To Kegel or Not To Kegel–that’s the question you may be asking yourself. If you’re reading this, chances are you have been told to do Kegels (pelvic floor muscle contractions) following prostate surgery, prostatectomy, or even to improve sexual function. But do they work? The short answer: not usually.
Let’s get straight to it: For some men, Kegels DO work. If that’s you, fabulous! Keep it up. On the other hand, you may be doing Kegels now and they’re not working. Or you may be preparing for prostatectomy and wondering if Kegels are really the magic answer. For many men, they do not deliver the results. Here’s why:
Kegels are only about strength. But there’s a lot more involved than just strengthening the pelvic floor muscles when you’re talking about bladder control or sexual function. After prostatectomy, the prostate is no longer there. In its absence, the pelvic floor now has to assume a “new identity” as the main structure to maintain bladder control. You really need to retrain it in a more complex way than just doing Kegels. The muscles need to be able to contract, relax, stretch, and coordinate with other muscles. If you are only practicing contractions (aka Kegel exercises) then you are missing the boat.
Your pelvic floor muscles might actually be too tight. This problem, called pelvic floor hypertonicity, happens more often than you would think. Holding tension, “power peeing”, pain, or poor sitting habits can all contribute to this problem. In this case, Kegel exercises could make the problem worse!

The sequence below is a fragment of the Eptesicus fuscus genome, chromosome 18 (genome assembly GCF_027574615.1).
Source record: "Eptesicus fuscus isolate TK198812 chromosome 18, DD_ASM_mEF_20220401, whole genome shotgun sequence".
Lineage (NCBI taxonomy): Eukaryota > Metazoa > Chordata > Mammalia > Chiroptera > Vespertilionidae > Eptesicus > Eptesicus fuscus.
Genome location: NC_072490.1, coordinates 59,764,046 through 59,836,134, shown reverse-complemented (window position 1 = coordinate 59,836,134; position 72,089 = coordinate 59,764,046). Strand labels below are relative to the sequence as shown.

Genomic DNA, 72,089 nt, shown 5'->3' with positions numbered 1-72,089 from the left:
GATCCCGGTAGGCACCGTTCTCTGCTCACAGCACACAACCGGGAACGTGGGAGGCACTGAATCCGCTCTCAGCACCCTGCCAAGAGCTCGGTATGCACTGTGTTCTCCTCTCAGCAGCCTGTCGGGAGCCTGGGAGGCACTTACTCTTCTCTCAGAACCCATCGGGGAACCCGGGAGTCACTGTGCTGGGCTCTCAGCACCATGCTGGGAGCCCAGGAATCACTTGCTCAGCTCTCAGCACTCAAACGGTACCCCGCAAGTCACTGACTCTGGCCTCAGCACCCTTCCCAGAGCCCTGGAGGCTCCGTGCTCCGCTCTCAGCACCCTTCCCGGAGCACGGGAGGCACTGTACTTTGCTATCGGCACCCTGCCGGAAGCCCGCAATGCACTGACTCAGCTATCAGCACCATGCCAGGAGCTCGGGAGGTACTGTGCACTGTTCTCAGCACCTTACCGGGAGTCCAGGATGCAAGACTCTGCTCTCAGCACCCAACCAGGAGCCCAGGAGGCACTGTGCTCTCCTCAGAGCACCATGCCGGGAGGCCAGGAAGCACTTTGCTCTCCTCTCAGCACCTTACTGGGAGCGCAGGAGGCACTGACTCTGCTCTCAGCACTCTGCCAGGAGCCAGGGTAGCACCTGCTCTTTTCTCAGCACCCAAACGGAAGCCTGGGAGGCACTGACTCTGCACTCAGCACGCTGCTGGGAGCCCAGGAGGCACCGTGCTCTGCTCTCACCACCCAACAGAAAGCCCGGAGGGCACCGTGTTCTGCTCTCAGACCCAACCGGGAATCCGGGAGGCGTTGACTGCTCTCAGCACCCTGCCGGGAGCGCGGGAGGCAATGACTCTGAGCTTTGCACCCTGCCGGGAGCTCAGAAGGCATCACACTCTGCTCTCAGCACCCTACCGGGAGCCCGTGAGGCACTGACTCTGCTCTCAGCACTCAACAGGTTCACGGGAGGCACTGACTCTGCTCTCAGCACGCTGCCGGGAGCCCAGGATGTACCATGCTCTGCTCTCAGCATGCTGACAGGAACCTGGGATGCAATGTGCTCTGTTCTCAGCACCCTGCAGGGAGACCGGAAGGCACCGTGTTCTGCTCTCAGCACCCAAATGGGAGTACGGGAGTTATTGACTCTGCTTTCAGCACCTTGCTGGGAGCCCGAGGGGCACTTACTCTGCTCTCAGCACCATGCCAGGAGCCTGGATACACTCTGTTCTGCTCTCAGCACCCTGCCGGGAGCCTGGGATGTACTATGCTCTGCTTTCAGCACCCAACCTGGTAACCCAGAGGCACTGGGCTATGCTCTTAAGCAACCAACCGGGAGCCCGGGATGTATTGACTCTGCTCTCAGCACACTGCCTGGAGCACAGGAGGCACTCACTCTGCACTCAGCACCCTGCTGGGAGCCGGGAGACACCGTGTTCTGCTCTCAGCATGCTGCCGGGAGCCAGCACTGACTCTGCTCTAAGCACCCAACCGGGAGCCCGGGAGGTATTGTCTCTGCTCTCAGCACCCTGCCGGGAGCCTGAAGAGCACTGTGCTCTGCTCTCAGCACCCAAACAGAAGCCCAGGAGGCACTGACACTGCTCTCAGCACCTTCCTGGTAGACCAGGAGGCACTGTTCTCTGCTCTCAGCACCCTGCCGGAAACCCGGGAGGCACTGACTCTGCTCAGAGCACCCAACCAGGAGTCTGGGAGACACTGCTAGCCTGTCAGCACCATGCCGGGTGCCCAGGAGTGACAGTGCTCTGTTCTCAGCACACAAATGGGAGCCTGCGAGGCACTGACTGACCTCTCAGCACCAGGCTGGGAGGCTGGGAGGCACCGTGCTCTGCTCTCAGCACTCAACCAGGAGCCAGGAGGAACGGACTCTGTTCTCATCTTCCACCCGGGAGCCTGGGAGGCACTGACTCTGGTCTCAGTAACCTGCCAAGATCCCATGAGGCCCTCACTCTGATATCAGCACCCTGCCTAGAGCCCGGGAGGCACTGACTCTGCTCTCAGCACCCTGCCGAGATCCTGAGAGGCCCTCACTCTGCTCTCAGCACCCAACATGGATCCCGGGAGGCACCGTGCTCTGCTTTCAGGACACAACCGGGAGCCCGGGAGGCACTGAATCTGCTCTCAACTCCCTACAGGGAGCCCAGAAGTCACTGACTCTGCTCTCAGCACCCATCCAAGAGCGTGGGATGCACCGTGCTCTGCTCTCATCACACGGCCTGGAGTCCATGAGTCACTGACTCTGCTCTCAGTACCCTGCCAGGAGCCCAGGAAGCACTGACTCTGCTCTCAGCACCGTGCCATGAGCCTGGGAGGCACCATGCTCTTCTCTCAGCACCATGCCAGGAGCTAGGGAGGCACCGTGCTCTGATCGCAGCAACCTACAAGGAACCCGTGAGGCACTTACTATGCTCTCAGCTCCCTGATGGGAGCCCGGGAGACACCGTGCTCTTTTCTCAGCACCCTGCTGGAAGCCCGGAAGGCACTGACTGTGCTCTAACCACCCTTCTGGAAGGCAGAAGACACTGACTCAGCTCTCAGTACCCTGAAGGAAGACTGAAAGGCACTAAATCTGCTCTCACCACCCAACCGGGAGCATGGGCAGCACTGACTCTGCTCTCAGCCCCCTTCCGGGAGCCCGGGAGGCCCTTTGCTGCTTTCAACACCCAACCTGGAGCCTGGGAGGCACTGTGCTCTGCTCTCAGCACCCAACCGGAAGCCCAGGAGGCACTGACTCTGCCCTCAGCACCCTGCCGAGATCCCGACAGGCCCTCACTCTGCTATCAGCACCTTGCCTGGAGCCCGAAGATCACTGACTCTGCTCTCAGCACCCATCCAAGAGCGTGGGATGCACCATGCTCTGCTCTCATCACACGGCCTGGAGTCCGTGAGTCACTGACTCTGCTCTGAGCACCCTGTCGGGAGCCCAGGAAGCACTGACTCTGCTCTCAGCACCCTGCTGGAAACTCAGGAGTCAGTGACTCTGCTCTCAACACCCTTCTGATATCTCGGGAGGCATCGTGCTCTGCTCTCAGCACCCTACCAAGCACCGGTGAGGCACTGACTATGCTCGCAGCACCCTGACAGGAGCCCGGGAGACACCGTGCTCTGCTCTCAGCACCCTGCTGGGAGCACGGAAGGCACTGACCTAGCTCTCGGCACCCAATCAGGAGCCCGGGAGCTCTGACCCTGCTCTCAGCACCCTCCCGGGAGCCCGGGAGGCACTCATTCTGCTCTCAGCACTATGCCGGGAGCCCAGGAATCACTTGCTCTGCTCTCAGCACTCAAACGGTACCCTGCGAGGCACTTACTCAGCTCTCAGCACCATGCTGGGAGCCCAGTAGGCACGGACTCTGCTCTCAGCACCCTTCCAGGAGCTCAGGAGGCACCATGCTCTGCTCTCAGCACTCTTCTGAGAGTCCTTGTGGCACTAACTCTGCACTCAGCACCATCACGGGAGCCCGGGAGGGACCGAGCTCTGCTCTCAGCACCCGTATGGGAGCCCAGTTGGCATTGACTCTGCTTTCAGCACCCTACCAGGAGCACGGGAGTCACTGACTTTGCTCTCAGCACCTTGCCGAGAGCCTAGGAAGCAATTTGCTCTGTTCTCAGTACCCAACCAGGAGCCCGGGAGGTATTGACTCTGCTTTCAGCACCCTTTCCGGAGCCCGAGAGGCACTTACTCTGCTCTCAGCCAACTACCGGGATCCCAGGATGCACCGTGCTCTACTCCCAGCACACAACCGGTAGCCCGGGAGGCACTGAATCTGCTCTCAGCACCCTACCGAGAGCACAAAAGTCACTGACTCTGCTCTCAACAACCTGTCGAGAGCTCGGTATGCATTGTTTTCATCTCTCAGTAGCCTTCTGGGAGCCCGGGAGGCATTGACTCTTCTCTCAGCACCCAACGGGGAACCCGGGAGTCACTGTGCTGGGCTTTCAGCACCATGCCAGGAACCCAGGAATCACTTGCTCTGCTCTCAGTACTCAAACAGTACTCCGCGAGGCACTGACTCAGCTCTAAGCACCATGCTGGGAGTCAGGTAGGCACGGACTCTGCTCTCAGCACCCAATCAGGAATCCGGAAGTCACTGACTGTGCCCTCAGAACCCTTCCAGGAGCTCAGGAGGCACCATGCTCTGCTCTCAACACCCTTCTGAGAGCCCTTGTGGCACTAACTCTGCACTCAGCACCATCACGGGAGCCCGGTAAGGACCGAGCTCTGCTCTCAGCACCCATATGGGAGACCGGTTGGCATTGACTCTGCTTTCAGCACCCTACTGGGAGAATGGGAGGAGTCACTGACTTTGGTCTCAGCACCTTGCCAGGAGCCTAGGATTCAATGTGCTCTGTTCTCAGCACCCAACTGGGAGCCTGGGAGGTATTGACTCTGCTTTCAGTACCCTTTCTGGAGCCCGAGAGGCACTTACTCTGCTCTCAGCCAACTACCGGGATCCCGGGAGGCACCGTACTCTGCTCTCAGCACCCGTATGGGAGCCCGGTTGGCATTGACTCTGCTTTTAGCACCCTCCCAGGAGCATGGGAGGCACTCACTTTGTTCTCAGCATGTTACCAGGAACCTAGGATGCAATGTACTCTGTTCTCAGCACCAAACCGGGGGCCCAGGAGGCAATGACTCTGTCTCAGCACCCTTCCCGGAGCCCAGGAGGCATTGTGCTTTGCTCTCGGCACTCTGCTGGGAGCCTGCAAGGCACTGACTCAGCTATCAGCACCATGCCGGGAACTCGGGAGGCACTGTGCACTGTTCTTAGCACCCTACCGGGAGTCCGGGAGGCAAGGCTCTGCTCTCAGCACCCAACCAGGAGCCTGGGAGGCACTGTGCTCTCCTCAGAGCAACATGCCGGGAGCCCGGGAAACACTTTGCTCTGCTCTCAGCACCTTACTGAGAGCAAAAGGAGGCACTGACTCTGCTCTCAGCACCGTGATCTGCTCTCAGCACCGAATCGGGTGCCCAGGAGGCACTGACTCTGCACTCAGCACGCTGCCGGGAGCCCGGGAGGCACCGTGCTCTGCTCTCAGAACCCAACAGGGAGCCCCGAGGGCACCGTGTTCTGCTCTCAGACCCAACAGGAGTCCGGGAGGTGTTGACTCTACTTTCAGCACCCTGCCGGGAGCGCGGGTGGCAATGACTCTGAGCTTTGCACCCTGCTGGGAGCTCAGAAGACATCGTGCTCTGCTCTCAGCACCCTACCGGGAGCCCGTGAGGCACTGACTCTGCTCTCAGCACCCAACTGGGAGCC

Most men are given no training or guidance on how to do a Kegel.Going into the doctor’s office, and then getting a pamphlet, or maybe a few words amongst a long list of post-op instructions does not help you learn how to activate those muscles. It does not help retrain the diaphragm, pelvic floor and deep abdominals to work together as a system.
It’s kind of like learning how to play golf by reading a brochure about it. How effective would that be?
I harp on this because probably 99% of the men who come here to our practice for treatment have been doing Kegels (some for over a year), and we find out that they’re exercising every single muscle BUT the pelvic floor!
So what do you do now if this sounds like you? Partnering with a pelvic physical therapist is your best next step. We can help you retrain your pelvic floor, get your bladder, bowel and sexual function back, and get back to enjoying the activities you love — without leaking.
Yes, it is possible to go beyond Kegels. In fact, we recommend it! Even if you’ve been doing Kegels for a while and haven’t gotten any results, there is still hope to get that bladder control back. What have you got to lose-except for a drawer full of Depends?